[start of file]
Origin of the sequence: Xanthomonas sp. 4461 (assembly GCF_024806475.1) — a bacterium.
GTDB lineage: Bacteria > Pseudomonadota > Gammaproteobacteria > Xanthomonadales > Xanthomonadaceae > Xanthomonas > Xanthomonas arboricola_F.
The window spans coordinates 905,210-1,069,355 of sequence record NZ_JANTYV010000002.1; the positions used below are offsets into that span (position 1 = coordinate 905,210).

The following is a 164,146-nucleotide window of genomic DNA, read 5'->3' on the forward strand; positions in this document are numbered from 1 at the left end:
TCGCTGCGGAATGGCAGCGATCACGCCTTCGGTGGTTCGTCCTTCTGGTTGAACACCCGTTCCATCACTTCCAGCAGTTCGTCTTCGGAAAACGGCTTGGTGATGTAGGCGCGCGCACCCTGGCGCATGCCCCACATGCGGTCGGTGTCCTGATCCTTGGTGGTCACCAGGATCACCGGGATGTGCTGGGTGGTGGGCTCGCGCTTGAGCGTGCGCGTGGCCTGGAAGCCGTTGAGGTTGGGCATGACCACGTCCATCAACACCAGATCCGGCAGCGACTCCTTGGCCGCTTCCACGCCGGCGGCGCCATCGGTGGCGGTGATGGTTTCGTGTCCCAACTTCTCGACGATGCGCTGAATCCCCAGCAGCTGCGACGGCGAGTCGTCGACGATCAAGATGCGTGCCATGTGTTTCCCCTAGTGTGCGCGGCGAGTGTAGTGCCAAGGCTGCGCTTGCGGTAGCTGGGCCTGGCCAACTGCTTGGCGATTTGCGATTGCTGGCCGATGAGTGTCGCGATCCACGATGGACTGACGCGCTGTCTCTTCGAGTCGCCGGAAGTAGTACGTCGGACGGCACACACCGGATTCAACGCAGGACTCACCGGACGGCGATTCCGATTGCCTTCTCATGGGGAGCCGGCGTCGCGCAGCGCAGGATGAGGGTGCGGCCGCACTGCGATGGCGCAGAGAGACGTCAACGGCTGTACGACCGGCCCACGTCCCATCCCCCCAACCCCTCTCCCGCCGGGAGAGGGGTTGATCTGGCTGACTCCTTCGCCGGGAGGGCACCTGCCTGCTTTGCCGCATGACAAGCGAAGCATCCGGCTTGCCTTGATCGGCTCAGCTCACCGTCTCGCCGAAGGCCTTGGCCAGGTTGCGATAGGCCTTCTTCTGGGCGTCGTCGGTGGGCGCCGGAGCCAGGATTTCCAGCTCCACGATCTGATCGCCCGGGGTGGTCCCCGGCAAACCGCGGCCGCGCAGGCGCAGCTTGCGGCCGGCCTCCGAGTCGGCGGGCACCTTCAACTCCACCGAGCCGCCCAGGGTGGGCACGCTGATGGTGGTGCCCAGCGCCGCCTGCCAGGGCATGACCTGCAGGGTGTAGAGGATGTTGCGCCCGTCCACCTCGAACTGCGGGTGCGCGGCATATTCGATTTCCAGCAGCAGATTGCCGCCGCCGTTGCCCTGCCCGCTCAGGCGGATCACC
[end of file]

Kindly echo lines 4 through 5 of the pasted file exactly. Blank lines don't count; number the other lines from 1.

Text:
The following is a 164,146-nucleotide window of genomic DNA, read 5'->3' on the forward strand; positions in this document are numbered from 1 at the left end:
TCGCTGCGGAATGGCAGCGATCACGCCTTCGGTGGTTCGTCCTTCTGGTTGAACACCCGTTCCATCACTTCCAGCAGTTCGTCTTCGGAAAACGGCTTGGTGATGTAGGCGCGCGCACCCTGGCGCATGCCCCACATGCGGTCGGTGTCCTGATCCTTGGTGGTCACCAGGATCACCGGGATGTGCTGGGTGGTGGGCTCGCGCTTGAGCGTGCGCGTGGCCTGGAAGCCGTTGAGGTTGGGCATGACCACGTCCATCAACACCAGATCCGGCAGCGACTCCTTGGCCGCTTCCACGCCGGCGGCGCCATCGGTGGCGGTGATGGTTTCGTGTCCCAACTTCTCGACGATGCGCTGAATCCCCAGCAGCTGCGACGGCGAGTCGTCGACGATCAAGATGCGTGCCATGTGTTTCCCCTAGTGTGCGCGGCGAGTGTAGTGCCAAGGCTGCGCTTGCGGTAGCTGGGCCTGGCCAACTGCTTGGCGATTTGCGATTGCTGGCCGATGAGTGTCGCGATCCACGATGGACTGACGCGCTGTCTCTTCGAGTCGCCGGAAGTAGTACGTCGGACGGCACACACCGGATTCAACGCAGGACTCACCGGACGGCGATTCCGATTGCCTTCTCATGGGGAGCCGGCGTCGCGCAGCGCAGGATGAGGGTGCGGCCGCACTGCGATGGCGCAGAGAGACGTCAACGGCTGTACGACCGGCCCACGTCCCATCCCCCCAACCCCTCTCCCGCCGGGAGAGGGGTTGATCTGGCTGACTCCTTCGCCGGGAGGGCACCTGCCTGCTTTGCCGCATGACAAGCGAAGCATCCGGCTTGCCTTGATCGGCTCAGCTCACCGTCTCGCCGAAGGCCTTGGCCAGGTTGCGATAGGCCTTCTTCTGGGCGTCGTCGGTGGGCGCCGGAGCCAGGATTTCCAGCTCCACGATCTGATCGCCCGGGGTGGTCCCCGGCAAACCGCGGCCGCGCAGGCGCAGCTTGCGGCCGGCCTCCGAGTCGGCGGGCACCTTCAACTCCACCGAGCCGCCCAGGGTGGGCACGCTGATGGTGGTGCCCAGCGCCGCCTGCCAGGGCATGACCTGCAGGGTGTAGAGGATGTTGCGCCCGTCCACCTCGAACTGCGGGTGCGCGGCATATTCGATTTCCAGCAGCAGATTGCCGCCGCCGTTGCCCTGCCCGCTCAGGCGGATCACC